Last week I looked at the fundamentals of how the transferable nil-rate band works. This week, I would like to remind you how it is claimed.
For many married couples and civil partners, the inheritance tax reforms introduced by the Finance Act 2008 suggested a return to much simpler estate planning.
There may still be legitimate reasons for one of a married couple or civil partnership to make outright gifts on the first death to children or a will trust not covered by the spouse exemption.
However, for most, especially those who have combined taxable estates of up to £650,000, it is comparatively easy to avoid IHT on the second death by leaving all assets on the first death to the survivor and for their personal representatives to claim the nil-rate band of the first to die. In the right circumstances, this gives a 100 per cent uplift to the survivor’s nil-rate band (£325,000 for 2016/17).
The legislation allows for a claim for the transfer of any unused nil-rate band on a person’s death to the estate of their surviving spouse or civil partner, who dies on or after 9 October 2007, irrespective of the date of death of the first spouse/civil partner.
Families that wish to rely on the transferable nil-rate band in their planning will need to keep detailed documentation, perhaps for many years, and be alert to the necessity for their personal representatives to make any claim within the prescribed timeframe.
In this respect, clients will need to bear in mind any claim by their personal representatives that relies on using part of the transferable nil-rate band of a previous spouse/civil partner would be subject to a formal claim being made.
Such a claim must be made within 24 months from the end of the month in which the survivor died and will be made by the personal representatives (or somebody who suffers an IHT liability on that estate).
Certain documents may need to be provided in support of the claim and will include the death certificate for the first person to die, a copy of any will and any grant of representation, together with the marriage or civil partnership certificate for the couple.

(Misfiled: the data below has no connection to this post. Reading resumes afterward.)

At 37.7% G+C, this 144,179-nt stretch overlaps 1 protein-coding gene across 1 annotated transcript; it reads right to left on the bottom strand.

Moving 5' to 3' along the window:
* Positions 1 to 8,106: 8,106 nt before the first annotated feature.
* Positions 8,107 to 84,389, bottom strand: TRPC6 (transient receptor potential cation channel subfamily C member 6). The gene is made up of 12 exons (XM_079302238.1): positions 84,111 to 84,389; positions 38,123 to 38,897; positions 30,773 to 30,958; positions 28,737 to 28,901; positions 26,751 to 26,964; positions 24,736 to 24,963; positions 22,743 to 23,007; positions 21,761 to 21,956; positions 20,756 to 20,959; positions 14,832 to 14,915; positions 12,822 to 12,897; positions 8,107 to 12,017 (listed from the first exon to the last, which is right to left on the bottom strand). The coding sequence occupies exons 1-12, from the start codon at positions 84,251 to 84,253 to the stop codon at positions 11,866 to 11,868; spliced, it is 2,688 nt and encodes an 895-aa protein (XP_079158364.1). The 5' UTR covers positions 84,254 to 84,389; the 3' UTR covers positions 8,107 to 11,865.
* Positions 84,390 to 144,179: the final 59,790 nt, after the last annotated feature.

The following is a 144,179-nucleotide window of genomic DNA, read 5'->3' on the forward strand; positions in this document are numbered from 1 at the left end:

Other evidence may also be required by the personal representatives and HM Revenue & Customs, including:
- Any documents submitted in support of the application for the grant on the first death and the return to HMRC (form IHT205 or IHT400); and
- Details of any other assets that were chargeable and which did not pass under the grant. This could include assets jointly owned with another person or held in trust.
For example, assets owned in joint tenancy will pass directly to the surviving joint owner. Furthermore, an individual who has a life interest under a trust which is an IPDI or a pre-22 March 2006 interest in possession will be regarded as owning the trust assets for IHT purposes. If entitlement to these assets passed on the first death to somebody other than a surviving spouse/civil partner (or charity), that transfer would use up a part of the deceased’s nil-rate band.
A copy of any deed of variation which changed the terms of any relevant will or the intestacy provisions is also likely to be required, as are details of any lifetime gifts to persons other than the spouse/civil partner which were made by the first to die in the seven years before their death. Evidence of the valuation of these gifts may also be required.
Further, any gifts caught by the gift with reservation of benefit rules will use all or part of the nil-rate band, which would otherwise be potentially transferable. Details of these gifts will also be required.
As will be apparent, the survivor’s personal representatives will need to know full details of the assets likely to affect the transferable nil-rate band available, along with supporting valuations, in addition to details of any exemptions or reliefs taken into account in arriving at the chargeable values on the first death.
In light of the above, it would seem sensible such information and documents are held by the surviving spouse/civil partner with their will. This will usually be kept by the family’s lawyers. As such information may not be required for many years, it seems sensible that, in any case where a future claim for the transferable nil-rate band might need to be made, lawyers are instructed to compile and retain that information following the first death. This could potentially save considerable expense and delay on the survivor’s death.
Tony Wickenden is joint managing director of Technical Connection. You can find him Tweeting @tecconn